A genizah (or geniza; Hebrew: גניזה "storage"; plural: genizot or genizoth or genizahs) is the store-room or depository in a Jewish synagogue (or cemetery), usually specifically for worn-out Hebrew-language books and papers on religious topics that were stored there before they could receive a proper cemetery burial, it being forbidden to throw away writings containing the name of God (even personal letters and legal contracts could open with an invocation of God). In practice, genizot also contained writings of a secular nature, with or without the customary opening invocation, and also contained writings in other Jewish languages that use the Hebrew alphabet (Judeo-Arabic, Judeo-Persian, Judeo-Spanish, Yiddish).
This custom also included the periodic solemn gathering of the contents of the geniza, which were then buried in the cemetery or "bet ḥayyim." Synagogues in Jerusalem buried the contents of their genizot every seventh year, as well as during a year of drought, believing that this would bring rain. This custom is associated with the far older practice of burying a great or good man with a "sefer" which has become "pasul" (unfit for use through illegibility or old age). In Morocco, in Algiers, in Turkey, and even in Egypt, such paper-interments had been practiced.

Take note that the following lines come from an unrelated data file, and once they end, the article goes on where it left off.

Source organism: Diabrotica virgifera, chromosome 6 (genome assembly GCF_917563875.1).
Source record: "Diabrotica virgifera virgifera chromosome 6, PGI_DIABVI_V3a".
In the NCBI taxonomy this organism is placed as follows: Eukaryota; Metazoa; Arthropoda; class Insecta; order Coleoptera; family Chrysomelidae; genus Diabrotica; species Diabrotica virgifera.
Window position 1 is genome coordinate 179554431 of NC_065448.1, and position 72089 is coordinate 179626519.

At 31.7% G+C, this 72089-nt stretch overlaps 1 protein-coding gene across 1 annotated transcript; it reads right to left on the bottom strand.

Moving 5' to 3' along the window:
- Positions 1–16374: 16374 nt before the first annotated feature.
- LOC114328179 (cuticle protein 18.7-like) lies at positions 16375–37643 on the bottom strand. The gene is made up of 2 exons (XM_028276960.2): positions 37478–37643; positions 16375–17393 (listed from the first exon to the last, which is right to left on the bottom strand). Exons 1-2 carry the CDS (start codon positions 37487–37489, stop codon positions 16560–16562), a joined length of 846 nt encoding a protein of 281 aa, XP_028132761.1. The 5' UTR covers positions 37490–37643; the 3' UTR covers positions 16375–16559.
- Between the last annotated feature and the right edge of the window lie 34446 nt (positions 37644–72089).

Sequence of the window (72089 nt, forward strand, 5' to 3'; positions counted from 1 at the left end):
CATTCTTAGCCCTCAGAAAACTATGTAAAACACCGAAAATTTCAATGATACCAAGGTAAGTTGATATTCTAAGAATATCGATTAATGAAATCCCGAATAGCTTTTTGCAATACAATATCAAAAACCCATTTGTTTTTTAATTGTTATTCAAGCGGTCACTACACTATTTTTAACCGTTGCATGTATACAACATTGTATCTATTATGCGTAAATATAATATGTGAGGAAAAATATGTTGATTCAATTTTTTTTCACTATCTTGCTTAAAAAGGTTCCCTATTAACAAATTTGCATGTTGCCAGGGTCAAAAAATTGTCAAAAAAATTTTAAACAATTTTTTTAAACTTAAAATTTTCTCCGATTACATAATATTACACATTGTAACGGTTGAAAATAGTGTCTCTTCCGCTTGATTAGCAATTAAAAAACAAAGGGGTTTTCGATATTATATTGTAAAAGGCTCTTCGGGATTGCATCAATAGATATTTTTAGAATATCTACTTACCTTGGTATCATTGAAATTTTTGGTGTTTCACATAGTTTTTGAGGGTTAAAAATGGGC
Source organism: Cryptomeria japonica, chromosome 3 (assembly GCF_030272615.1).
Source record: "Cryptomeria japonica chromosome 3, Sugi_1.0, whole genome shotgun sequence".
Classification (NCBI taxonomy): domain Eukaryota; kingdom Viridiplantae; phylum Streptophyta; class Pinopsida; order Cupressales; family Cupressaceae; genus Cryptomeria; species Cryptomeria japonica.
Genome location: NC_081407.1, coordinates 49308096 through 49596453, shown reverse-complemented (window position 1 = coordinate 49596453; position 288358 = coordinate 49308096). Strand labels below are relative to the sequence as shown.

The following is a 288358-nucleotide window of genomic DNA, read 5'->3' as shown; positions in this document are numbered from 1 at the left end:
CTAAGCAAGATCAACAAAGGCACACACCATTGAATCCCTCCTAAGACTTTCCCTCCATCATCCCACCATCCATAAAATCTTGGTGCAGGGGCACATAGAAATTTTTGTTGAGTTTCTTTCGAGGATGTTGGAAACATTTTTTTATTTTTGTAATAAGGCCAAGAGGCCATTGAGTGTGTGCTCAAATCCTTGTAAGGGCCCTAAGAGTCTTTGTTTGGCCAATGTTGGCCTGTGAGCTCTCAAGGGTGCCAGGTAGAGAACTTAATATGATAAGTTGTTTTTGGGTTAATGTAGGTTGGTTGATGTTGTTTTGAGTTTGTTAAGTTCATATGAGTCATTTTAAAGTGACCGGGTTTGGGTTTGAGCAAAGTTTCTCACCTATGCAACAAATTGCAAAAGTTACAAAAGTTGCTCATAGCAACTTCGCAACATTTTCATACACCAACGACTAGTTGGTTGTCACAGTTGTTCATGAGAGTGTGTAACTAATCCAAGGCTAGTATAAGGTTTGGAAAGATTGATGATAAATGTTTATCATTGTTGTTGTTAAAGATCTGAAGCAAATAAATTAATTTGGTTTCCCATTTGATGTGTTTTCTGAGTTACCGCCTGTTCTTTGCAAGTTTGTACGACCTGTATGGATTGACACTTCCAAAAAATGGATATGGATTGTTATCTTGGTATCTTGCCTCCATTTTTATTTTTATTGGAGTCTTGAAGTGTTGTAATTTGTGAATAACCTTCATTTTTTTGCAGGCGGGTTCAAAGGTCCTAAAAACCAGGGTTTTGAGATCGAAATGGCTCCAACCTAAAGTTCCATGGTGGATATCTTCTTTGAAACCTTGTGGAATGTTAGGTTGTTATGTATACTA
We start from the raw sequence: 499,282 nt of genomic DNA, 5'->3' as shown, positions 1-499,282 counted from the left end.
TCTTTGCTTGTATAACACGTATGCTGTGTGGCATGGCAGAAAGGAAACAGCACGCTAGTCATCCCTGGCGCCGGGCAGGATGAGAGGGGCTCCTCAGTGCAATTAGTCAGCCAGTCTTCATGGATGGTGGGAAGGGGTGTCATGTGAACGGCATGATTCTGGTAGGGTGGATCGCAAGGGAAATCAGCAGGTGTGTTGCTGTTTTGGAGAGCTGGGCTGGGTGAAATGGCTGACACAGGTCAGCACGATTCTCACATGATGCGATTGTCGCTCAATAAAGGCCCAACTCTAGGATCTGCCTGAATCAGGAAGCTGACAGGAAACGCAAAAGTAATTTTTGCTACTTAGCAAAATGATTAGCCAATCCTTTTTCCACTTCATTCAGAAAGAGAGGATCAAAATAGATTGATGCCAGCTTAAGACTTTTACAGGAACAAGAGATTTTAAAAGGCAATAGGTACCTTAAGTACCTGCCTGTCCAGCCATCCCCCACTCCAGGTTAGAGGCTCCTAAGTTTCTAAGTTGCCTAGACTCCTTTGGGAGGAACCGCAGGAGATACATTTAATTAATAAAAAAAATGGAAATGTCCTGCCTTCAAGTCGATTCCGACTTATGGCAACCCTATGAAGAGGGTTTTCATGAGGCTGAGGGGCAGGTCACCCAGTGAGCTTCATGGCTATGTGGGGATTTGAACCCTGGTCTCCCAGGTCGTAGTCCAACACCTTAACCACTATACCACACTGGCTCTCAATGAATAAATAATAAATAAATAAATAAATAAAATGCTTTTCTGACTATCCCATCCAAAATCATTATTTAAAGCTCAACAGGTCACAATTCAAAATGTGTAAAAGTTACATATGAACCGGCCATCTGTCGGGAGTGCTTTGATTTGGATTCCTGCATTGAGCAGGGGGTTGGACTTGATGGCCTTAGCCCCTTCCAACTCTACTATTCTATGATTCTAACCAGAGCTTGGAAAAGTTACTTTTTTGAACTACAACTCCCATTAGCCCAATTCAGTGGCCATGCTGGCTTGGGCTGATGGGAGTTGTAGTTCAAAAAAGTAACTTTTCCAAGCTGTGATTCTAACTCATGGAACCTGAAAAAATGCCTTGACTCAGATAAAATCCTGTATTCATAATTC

By far, the best-known genizah, which is famous for both its size and spectacular contents, is the Cairo Geniza, brought to the attention of Western scholars by Jacob Saphir, and chiefly studied by Solomon Schechter and Shlomo Dov Goitein.
The word genizah come from the Hebrew root g-n-z, which means hiding, and originally meant "to hide" or "to put away". Later, it became a noun for a place where one put things, and is perhaps best translated as "archive" or "repository".
References to genizah in the Talmud 
The Talmud (Tractate Shabbat 115a) directs that holy writings in other than the Hebrew language require "genizah," that is, preservation. In Pesachim 118b, "bet genizah" = "treasury." In Pesachim 56a Hezekiah hides ("ganaz") a medical work; in Shabbat 115a R. Gamaliel orders that the Targum to the Book of Job should be hidden ("yigganez") under the "nidbak" (layer of stones). In Shabbat 30b, there is a reference to those rabbis who sought to categorize the books of Ecclesiastes and Proverbs as heretical; this occurred before the canonization of the Hebrew Bible, when disputes flared over which books should be considered Biblical. The same thing occurs in Shabbat 13b in regard to the Book of Ezekiel, and in Pesachim 62 in regard to the Book of Genealogies.
Medieval era 
In medieval times, Hebrew scraps and papers that were relegated to the genizah were known as shemot or "names," because their sanctity and consequent claim to preservation were held to depend on their containing the "names" of God. In addition to papers, articles connected with the ritual, such as tzitzit, lulavim, and sprigs of myrtle, are similarly stored.
The Cairo Geniza, which was discovered in 1864 in old Cairo, had an accumulation of almost 280,000 Jewish manuscript fragments, which were written from about 870 AD to the 19th century. These materials were important for reconstructing the religious, social and economic history of Jews, especially in the Middle Ages. A genizah from the 11th century was found in northern Afghanistan.
- Webster's Third New International Dictionary, 1961
- This article incorporates text from a publication now in the public domain: "Genizah". Jewish Encyclopedia. 1901–1906.